“That’s not a bad idea,” Terrence said and then paused for a moment, thinking it over. “Okay, contact Final Frontier and set it up. I’ll do the interview myself. Contact the media people and I’ll work on a press release.”
“Sounds good, sir.”
“Thank you, Jesse.”
The inhabitants of Hellas 1 gathered around the video screen to watch the broadcast of the NASA director’s tour of the Final Frontier facility in San Bernadino, California. They were all aware of the events happening back on Earth and were interested to see well NASA responded. Although they were scientists and engineers, they had also been media trained and were frequently interviewed by reporters (over the twelve to fourteen minute communication delay).
The interview started with a drone-cam overview of the Final Frontier facility. It was a giant warehouse shaped building with the iconic Final Frontier logo emblazoned on the side. Then the video moved inside the facility where it panned across the impressive interior. A row of Marc-V engines in various stages of completion, an overhead shot of the assembly line, a close-up shot of a dozen smiling engineers. A famous reporter was doing the voice-over, “Final Frontier has come a long way; from one man’s dream to the largest private spaceflight company in the world. Its founder, Leon Tolstoy, the world famous entrepreneur, a man of humble origins, has done what many deemed impossible just a few short years ago: created a reusable earth-to-orbit launch system. As many of you know, NASA has been in close partnership with Final Frontier to launch their recent Mars exploration missions. Here with me today is the head of NASA, director Terrence Woodward. He’s also a man of humble beginnings that has come a long way and he’s here at Final Frontier to demonstrate how NASA is helping to create jobs.” The camera zoomed in on the director and the reporter.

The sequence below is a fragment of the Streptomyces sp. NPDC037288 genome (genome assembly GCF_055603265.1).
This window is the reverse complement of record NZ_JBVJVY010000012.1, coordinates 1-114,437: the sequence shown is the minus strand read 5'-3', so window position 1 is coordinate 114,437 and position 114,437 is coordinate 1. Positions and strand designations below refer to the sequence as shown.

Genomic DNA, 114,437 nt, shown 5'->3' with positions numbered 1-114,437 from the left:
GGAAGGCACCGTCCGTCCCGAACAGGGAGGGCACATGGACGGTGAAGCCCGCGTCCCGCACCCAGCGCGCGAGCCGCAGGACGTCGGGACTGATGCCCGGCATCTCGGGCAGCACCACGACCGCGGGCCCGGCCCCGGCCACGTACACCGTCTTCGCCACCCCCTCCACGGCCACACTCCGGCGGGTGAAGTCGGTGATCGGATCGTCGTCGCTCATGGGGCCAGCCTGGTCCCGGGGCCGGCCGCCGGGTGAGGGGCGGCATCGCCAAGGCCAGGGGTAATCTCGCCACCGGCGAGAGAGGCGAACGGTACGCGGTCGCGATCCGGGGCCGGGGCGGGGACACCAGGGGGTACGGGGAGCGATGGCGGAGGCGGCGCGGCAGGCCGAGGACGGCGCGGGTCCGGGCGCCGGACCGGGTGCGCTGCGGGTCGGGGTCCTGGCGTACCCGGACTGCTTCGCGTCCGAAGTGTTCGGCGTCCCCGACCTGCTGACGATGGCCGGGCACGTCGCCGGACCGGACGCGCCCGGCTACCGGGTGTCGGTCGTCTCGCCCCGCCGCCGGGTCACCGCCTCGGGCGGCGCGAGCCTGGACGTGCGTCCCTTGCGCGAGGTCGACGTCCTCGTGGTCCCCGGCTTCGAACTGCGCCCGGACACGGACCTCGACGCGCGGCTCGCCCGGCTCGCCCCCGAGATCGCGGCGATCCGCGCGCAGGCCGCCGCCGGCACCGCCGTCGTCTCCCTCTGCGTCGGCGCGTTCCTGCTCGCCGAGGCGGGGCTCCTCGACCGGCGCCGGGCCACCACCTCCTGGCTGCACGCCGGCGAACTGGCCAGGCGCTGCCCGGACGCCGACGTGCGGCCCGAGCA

“So, is it true that NASA creates jobs?”
“Yes. We create tons of jobs not only directly, but through partnership with companies like Final Frontier. They provide an essential function for us by providing low-cost, efficient, and safe rockets for sending our missions into earth orbit. At the same time, Final Frontier is benefiting since they get to keep the technology and patents they develop and can do business however they see fit. Taking space tourists, for example.”